Lower Sixth Darbyshire Debating Competition 2023 | Epsom College
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Lower Sixth Darbyshire Debating Competition 2023

This year's competition featured impressive high-level debating from our Lower Sixth pupils. Read all about this year's competition below.

In honour of Old Epsomian John Darbyshire, the Inter House Darbyshire Debating Competition is a highlight in the Summer Term’s busy calendar. Already undertaken by Upper Fourth in the first half of term, it has since been the Lower Sixth’s turn to showcase their intellectual might.

The competition began with four concurrent heats and Houses debated a range of topics: whether gentrification allows communities to thrive, whether advertising that targets children should be banned, whether funding the arts is more important than funding the military and whether the funding of libraries ought to be ringfenced.

Eight Houses progressed to the semi-finals, with both taking place concurrently, it was again a brilliant morning of slick and combative debates that excited their respective audiences. One semi-final, which considered whether past colonial empires should pay reparations to their former colonies, pitted Carr and Robinson against Propert and White. White were the clear winners through their thorough and convincing opposing argument, alongside effective rebuttals, however, Carr came a close second, with an effective delivery from both speakers and a similarly detailed proposing argument.

The other semi-final saw Forest and Granville up against Raven and Wilson. This was a closer contest, with Granville and Raven narrowly outshining the other two Houses. As with the heats, the main differentiator was their ability to clash with their opponents’ arguments, through interrogative points of information. Nonetheless, all participating speakers performed well in an academic pursuit that will have been an undoubtedly enriching experience.

With two weeks to prepare and an additional minute to speak, the final was set to be another impressive round. Mr Russell, Assistant Head: Sixth Form, had the unenviable task of judging this final debate on a highly topical motion: ‘This house believes that art and music produced by artificial intelligence is a genuine threat to real artists.’ Proposing the motion were Daniel Robertshaw and Sam Han representing Carr, alongside Ella Stephens and Gracie Lappin representing Raven. Opposing the motion were Faris Jafar and Selim Ardaç representing Granville, alongside Antonia Howard and Lily Graves representing White.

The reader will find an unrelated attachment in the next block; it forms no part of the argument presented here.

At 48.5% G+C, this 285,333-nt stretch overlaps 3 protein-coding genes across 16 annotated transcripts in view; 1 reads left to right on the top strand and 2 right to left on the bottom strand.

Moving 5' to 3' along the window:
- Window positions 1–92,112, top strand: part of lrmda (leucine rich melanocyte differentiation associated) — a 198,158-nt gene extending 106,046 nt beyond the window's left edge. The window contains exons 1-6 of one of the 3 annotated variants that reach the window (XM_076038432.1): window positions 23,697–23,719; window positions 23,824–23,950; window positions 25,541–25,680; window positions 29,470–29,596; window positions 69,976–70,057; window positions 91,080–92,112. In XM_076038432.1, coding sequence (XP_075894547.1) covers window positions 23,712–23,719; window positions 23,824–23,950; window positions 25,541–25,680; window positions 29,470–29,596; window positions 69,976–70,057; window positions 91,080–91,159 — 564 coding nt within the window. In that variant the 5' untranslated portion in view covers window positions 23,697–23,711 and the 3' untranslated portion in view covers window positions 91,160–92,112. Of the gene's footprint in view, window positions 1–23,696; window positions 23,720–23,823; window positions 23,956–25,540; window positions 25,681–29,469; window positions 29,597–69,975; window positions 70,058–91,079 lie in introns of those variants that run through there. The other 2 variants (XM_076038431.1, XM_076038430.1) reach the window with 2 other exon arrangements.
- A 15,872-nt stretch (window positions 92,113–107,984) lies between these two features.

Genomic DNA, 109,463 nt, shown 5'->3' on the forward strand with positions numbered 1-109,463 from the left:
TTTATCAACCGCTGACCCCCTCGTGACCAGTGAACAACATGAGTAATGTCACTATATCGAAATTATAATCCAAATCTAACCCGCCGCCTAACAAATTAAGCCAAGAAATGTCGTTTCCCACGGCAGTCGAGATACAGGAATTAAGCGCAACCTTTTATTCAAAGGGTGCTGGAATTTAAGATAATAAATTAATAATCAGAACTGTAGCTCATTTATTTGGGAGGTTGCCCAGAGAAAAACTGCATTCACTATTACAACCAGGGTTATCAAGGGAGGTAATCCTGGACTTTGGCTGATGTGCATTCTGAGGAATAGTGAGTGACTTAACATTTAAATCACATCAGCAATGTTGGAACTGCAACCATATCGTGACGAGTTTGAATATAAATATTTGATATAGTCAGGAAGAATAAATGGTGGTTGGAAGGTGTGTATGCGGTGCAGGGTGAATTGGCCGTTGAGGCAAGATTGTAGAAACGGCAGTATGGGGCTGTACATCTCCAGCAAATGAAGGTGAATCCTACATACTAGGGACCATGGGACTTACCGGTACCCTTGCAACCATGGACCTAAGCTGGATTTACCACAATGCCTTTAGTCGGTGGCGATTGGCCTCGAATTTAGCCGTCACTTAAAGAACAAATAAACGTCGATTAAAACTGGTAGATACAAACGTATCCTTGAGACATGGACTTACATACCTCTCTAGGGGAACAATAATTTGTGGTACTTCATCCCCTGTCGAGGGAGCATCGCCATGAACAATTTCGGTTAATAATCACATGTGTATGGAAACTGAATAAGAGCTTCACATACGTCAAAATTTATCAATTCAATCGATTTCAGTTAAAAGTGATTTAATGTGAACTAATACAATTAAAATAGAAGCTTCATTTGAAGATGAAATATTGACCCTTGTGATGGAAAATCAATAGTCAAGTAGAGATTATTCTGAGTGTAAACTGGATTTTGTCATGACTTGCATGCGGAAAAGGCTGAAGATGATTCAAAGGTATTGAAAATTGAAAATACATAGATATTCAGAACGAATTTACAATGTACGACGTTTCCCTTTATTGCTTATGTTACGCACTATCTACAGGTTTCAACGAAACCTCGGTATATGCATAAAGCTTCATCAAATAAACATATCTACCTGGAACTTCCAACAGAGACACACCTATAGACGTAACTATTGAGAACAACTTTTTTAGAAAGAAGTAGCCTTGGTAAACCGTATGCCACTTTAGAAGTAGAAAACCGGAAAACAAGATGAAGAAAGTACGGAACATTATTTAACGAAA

The proposition – Carr and Raven – put forward a compelling argument, positing that artificial intelligence has the power to endanger originality, with its capacity to scan and replicate, and that it lacks the emotional depth that makes the work produced by real artists so powerful. They suggested that it may benefit large corporations with deep pockets, but it will fundamentally impede the livelihoods of many creative visionaries.

Meanwhile, the opposition – Granville and White – argued that artificial intelligence is a tool that can be harnessed by artists to express their skill, vision and imagination. They cited the fact that artificial intelligence has been hailed as one of the technologies of the future; it is not to be feared and eschewed, but manipulated to create new mediums that enrich creative industries.

All four Houses demonstrated an impressive understanding of the topic and had undertaken detailed research to support their arguments with apt examples. Deciding the winner came down to choosing the most persuasive pair, and the accolade was awarded to Granville’s Faris Jafar and Selim Ardaç.